I am pleased to send warm greetings to all participants at this commemoration of International Criminal Justice Day. I thank Italy and the International Criminal Court for organizing this gathering.
As we mark the eighteenth anniversary of the adoption of the Rome Statute, we can celebrate the common goals shared by the ICC and the United Nations. Both strive to maintain international peace and security, promote respect for human rights and secure the rule of law. The Court’s goals of ending impunity and ensuring accountability are closely aligned with the work of the United Nations.
To realize our shared vision of a more peaceful, just and sustainable future, we must hold perpetrators of the most serious crimes of international concern to account.
This may seem like an obvious imperative, but the very idea of international criminal law and the International Criminal Court poses a challenge to authoritarians. International criminal law limits what they may do to acquire, exercise and retain power. The International Criminal Court stands as a guarantee, if all else fails, of such limits.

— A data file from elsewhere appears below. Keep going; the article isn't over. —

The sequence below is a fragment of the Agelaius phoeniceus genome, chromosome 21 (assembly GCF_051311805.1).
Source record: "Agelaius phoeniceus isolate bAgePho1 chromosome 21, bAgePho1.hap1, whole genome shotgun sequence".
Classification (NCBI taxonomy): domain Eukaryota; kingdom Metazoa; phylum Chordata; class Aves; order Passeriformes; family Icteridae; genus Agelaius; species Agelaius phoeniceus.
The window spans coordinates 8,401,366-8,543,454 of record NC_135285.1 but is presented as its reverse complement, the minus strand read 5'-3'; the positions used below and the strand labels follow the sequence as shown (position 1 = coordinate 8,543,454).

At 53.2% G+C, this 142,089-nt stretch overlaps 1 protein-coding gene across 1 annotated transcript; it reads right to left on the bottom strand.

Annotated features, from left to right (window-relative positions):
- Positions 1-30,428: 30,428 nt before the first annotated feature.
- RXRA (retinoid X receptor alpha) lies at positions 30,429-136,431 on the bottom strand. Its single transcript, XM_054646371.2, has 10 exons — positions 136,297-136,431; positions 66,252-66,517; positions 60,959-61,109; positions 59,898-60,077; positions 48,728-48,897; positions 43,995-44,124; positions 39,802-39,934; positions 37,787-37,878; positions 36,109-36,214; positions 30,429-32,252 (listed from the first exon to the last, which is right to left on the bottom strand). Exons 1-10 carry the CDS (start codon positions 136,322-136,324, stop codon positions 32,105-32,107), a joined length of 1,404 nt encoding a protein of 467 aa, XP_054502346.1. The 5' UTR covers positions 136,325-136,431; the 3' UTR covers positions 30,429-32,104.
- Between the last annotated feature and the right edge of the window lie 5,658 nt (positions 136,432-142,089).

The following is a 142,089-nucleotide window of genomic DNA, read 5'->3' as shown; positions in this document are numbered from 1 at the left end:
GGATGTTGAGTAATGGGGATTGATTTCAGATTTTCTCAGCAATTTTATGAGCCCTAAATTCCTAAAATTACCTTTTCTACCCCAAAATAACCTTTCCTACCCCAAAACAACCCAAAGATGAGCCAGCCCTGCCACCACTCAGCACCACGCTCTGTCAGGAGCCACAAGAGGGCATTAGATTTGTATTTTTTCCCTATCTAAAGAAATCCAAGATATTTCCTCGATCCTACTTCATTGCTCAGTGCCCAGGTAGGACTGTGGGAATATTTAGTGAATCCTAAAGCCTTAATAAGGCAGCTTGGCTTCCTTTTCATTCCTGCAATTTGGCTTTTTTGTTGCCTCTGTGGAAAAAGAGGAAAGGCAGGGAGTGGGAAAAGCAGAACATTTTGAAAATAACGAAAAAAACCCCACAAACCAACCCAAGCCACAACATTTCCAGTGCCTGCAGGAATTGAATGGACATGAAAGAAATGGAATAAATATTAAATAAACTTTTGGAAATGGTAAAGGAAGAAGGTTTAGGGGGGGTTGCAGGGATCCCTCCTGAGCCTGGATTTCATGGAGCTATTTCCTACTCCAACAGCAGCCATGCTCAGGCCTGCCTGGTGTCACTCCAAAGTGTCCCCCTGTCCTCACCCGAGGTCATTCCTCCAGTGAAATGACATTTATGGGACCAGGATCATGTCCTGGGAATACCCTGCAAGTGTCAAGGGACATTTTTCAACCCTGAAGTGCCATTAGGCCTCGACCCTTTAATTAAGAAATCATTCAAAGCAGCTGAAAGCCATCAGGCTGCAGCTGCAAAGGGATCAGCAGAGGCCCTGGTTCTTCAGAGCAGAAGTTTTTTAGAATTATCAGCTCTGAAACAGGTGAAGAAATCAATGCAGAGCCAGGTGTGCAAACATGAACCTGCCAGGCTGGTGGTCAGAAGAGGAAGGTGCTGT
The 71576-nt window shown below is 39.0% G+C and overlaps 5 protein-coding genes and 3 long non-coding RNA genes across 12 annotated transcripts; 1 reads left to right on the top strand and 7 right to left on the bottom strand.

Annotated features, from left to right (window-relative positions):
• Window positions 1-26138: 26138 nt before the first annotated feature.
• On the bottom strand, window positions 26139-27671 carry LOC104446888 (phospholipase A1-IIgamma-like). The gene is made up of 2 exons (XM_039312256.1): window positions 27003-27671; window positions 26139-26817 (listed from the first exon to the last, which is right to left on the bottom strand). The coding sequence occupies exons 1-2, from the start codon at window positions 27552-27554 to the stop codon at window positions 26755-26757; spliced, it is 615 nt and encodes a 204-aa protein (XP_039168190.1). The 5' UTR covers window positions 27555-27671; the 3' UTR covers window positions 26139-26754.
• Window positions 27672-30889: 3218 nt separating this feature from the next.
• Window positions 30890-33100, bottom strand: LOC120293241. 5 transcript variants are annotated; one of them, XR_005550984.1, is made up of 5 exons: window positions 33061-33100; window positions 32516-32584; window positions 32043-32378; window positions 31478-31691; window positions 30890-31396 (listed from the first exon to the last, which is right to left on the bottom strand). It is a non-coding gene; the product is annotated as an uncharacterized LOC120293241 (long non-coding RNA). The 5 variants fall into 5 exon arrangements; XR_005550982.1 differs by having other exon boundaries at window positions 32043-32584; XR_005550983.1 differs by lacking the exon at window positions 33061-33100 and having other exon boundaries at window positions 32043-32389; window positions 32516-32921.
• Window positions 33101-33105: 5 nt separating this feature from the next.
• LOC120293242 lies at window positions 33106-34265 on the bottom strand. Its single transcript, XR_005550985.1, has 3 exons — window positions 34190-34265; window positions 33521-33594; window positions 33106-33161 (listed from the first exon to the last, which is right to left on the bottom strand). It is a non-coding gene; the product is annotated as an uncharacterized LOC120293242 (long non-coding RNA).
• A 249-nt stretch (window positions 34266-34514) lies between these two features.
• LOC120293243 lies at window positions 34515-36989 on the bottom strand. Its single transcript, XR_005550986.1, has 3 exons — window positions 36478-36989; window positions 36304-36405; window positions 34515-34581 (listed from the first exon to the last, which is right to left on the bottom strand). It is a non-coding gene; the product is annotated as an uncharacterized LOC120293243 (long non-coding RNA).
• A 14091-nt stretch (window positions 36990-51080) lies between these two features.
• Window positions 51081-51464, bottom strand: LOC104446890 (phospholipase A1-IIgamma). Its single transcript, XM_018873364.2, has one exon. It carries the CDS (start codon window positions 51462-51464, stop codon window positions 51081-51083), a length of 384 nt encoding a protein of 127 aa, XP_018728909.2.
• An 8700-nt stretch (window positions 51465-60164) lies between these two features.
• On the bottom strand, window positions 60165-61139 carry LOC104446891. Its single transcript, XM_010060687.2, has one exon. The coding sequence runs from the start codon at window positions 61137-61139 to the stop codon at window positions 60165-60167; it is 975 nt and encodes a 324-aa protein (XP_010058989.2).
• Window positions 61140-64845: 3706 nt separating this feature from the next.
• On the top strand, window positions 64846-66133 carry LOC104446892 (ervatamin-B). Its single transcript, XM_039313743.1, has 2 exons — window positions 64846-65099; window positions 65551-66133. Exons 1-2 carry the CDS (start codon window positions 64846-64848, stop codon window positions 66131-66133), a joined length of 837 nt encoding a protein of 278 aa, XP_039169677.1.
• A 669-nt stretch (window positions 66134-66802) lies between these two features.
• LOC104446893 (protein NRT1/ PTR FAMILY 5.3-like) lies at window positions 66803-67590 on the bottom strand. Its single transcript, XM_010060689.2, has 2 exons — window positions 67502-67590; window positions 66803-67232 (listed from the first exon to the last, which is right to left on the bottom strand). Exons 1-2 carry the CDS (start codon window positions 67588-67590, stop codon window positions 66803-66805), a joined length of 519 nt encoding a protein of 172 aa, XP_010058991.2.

Thanks to the Court, Criminals can no longer be confident that force will win them impunity. That is why the ICC can expect to face constant challenges to its authority, attempts to destroy public trust in it, and other efforts to undermine its work. The cause of international criminal justice, and of the International Criminal Court, is a constant struggle.
We must always be ready to confront those who would reverse progress. We must do our utmost to give our children an inheritance of justice, accountability and determined, principled action against impunity.
The lifetime of this Court coincides with the birth and growth of an age of accountability. As we seek to advance this cause, the International Criminal Court can rely on the full and unwavering support and commitment of the United Nations, now and in the future.